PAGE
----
Colorforms

Colorforms. (Photo: Target)
Colorforms. (Photo: Target)

Kids of the ‘50s onward could wile away the day with these paper-thin vinyl cut-outs that “stick like magic.” The adhesive-free decals depicted your favorite cartoon characters or even just letters, numbers and random shapes. The creative options were endless and the mess was non-existent. Plenty of Colorforms are still available online, including vintage darling Holly Hobbie and the classic Miss Weather kit that took the country by storm in the ‘70s.

Slinky

Slinky. (Photo: Target)
Slinky. (Photo: Target)

When you think of a toy that encapsulates the simplicity of childhood, this “marvelous thing” always springs to mind. Invented accidentally in the ‘40s by a Naval engineer, the original Slinky—an icon to this day—proved that it doesn’t necessarily take technology to captivate kids’ imaginations. Sometimes all it takes is a metal coil that walks down the stairs by itself.

Gee, Your Hair Smells Terrific Shampoo

Gee Your Hair Smells Terrific. (Photo: Vermont Country Store)
Gee Your Hair Smells Terrific. (Photo: Vermont Country Store)

If you were trying to achieve that perfect Farrah Fawcett flip in the ‘70s, “betcha” you were also washing your locks in Gee, Your Hair Smells Terrific. This shampoo had a name so cut-and-dried it almost didn’t need any advertising—but the commercials are the stuff of legend. Though hard-to-find, this shampoo and conditioner is still produced and available online.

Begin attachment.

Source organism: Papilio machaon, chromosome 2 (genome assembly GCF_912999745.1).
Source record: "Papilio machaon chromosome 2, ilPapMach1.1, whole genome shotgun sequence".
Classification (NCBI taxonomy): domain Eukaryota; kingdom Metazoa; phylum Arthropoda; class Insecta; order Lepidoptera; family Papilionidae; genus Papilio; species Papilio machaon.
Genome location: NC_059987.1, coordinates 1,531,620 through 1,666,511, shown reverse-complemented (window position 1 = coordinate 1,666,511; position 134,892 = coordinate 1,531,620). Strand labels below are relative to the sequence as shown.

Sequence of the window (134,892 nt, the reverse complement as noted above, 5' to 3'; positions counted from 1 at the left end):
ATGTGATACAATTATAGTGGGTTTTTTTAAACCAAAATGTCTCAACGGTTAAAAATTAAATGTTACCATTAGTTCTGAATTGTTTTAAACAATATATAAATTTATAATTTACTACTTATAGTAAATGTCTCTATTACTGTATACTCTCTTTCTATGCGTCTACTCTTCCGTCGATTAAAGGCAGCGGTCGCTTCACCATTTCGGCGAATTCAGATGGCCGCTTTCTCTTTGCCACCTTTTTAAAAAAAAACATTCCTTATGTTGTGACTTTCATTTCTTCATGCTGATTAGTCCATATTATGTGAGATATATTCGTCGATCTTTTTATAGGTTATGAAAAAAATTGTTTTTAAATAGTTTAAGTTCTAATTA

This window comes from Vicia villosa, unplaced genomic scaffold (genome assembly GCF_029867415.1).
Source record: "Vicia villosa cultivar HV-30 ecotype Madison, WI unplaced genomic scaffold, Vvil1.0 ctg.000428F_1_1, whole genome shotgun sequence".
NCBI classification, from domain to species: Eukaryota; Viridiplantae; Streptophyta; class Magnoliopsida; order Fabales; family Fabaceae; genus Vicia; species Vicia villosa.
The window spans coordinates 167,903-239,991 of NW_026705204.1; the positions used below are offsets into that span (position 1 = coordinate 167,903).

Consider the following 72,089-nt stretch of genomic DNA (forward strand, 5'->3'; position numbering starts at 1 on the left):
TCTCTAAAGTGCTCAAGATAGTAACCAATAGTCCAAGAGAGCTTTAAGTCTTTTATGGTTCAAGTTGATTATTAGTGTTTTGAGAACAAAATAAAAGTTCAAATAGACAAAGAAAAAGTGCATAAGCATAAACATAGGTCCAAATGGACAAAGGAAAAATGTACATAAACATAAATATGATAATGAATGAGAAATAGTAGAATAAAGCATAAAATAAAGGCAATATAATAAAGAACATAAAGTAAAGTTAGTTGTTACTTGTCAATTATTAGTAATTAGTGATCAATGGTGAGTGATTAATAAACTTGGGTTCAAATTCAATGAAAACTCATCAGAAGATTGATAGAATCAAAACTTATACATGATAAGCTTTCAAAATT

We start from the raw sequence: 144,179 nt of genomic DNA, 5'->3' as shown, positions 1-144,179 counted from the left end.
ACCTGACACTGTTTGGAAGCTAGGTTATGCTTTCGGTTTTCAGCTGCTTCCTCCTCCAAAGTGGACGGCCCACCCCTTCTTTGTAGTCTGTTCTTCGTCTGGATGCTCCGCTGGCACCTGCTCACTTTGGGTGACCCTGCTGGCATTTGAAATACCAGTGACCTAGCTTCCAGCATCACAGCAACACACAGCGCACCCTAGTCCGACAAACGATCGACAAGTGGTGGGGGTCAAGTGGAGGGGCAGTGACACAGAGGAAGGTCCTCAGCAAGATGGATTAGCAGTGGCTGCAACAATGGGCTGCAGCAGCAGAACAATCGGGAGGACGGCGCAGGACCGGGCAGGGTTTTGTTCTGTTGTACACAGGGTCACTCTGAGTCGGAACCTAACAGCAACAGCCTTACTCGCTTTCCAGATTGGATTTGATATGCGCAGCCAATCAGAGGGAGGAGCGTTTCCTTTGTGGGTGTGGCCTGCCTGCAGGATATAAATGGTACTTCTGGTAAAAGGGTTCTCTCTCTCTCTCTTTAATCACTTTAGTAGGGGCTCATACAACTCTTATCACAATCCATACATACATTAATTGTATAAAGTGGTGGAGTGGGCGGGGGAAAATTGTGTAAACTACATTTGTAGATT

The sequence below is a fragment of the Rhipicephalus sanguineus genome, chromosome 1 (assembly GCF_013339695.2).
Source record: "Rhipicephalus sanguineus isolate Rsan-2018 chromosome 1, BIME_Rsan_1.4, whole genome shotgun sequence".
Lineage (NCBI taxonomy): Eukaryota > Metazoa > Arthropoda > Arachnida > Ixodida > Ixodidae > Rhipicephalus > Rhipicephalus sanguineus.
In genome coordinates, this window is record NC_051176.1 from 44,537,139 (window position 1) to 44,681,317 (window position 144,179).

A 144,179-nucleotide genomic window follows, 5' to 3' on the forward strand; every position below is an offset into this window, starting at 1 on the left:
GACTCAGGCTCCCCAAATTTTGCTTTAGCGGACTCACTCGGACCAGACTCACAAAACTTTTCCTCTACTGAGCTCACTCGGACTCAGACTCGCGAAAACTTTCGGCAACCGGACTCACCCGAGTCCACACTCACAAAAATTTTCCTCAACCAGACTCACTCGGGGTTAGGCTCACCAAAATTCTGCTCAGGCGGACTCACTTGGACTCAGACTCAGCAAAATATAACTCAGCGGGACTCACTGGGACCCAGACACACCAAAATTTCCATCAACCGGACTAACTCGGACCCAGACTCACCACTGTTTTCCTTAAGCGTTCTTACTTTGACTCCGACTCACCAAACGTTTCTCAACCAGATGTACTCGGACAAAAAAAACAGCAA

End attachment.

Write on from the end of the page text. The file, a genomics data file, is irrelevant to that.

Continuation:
Game of Life

Game of Life. (Photo: Target)
Game of Life. (Photo: Target)

Families started learning how to “be a winner at the Game of Life” way back in the ‘60s, and the shelf life of this iconic Milton Bradley game proved to be pretty long. It was still a hit in the ‘80s but has been missing in action for quite a while. Good news: the Game of Life is alive and well—and an updated version of the original is still easy to find online.

Jean Nate

Jean Nate. (Photo: Walgreens)
Jean Nate. (Photo: Walgreens)

Before there were bath bombs, there was Jean Naté after-bath splash. Who among us didn’t have a giant bottle of this magic potion sitting in the bathroom, or an aunt, mom or grandmother who swore by it? The light citrus fragrance is anything but washed up: it’s still available online in its original packaging, just like you remember it. May we suggest a few dabs of bath powder afterward?